When we visited a few exhibits in the Impressionist and Post-Impressionist periods, Sara asked us to consider what the women subjects in some of paintings might be thinking. This became a game of snapping photos and thinking beyond one’s immediate reaction to consider the social constraints and subjugation women faced. Our group came up with some funny but insightful interpretations.
What do the women in these pictures below say to you? Certainly men like Henri Matisse or George Seurat aren’t thinking, “When do I get a seat at the table”, or “What’s the point”. Better yet, the woman in this picture is asking something more than, “Do these boots come in my size?”
Because these women can’t speak for themselves, their body language and surrounding objects used by the artist help us to consider the artist’s point of view.
Take this image by Vincent Van Gogh. It shows a woman sitting in front of an open book looking into the distance. Van Gogh’s scenario is as radical as his impasto painting style. In the late nineteenth century, more than 85% of women were illiterate and a woman could never be seen “thinking”. That would surely distract her from her central purpose in life – to reproduce.
Women as Artists
When you consider the number of women artists in history, it’s easy to assume there weren’t many. Yet women have been painting for thousands of year, as supported in a 2013 National Geographic article. Ancient cave drawings were overwhelmingly done by women and not men, as scholars and society once thought. Maybe this explains longstanding stereotypes that somehow men are better artists than women.
This is obviously not true and galleries like the National Museum of Women in the Arts (in Washington, D.C.) challenge these old paradigms. This 1855 painting by Rosa Bonaire entitled Horse Fair hangs in the Met like a larger than life testament to this truth. Bonaire’s striking eight foot high by sixteen foot wide canvas debuted at the Paris Salon, and won her international fame and recognition.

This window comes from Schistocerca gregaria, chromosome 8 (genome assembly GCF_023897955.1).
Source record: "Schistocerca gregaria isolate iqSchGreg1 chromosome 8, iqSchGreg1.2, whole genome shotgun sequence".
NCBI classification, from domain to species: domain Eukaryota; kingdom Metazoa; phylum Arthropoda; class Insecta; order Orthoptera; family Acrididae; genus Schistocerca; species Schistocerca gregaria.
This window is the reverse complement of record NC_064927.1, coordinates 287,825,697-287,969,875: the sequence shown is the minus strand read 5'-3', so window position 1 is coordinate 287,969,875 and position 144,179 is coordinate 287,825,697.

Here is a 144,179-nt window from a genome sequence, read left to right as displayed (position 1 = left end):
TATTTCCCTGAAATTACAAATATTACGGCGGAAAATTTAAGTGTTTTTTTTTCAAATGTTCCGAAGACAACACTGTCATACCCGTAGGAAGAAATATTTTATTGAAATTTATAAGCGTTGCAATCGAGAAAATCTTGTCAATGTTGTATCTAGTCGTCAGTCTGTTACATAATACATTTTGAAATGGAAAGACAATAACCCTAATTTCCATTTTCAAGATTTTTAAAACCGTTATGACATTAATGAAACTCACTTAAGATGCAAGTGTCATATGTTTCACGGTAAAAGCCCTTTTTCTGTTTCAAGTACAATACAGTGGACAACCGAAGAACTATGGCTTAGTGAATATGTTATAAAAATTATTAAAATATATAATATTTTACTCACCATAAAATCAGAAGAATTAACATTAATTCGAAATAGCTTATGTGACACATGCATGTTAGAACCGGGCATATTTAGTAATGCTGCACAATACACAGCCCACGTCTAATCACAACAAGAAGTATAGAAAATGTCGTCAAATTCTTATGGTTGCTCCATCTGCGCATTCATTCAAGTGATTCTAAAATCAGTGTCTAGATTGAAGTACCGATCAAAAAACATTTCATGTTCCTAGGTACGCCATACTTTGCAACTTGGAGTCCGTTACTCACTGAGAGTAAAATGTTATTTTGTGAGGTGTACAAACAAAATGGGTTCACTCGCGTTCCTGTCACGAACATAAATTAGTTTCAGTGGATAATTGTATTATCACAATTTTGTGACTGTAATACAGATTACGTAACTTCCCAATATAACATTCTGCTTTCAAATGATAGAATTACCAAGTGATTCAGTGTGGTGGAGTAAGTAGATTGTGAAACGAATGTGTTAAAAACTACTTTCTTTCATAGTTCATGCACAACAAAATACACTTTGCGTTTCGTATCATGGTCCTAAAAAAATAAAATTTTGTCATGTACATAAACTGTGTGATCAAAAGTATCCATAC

Bonaire actually painted herself into the picture, at the center. She is seen riding on a horse and wearing a blue coat and navy hat. It’s a radical notion on so many levels. She’s wearing men’s clothes and jockeying with them. But painting herself into history didn’t stop there. Bonaire was educated alongside men because her family’s Christian-socialist sect allowed it; this helps explain why she enjoyed some of the same privileges. As a result, Bonaire opened doors for other women and her fame helped her to become the first French woman to own property. Even more radical was the fact that she could own land and when she died, it was legally passed down to her lover, Nathalie Micas.
So if you worry about thousands of years of art taking a toll on your feet and your mental stamina, think again. Try hacking your way through a museum by rethinking how you approach art. Be inspired by the many influences and stories that give it a richer and deeper context in the fabric of life. Art challenges us to expand our minds and our views about social conventions surrounding gender and related roles in society. Thanks to our amazing MuseumHack guide Sara, the Met was a rich exercise in self-discovery and a powerful way to connect more personally to women in art.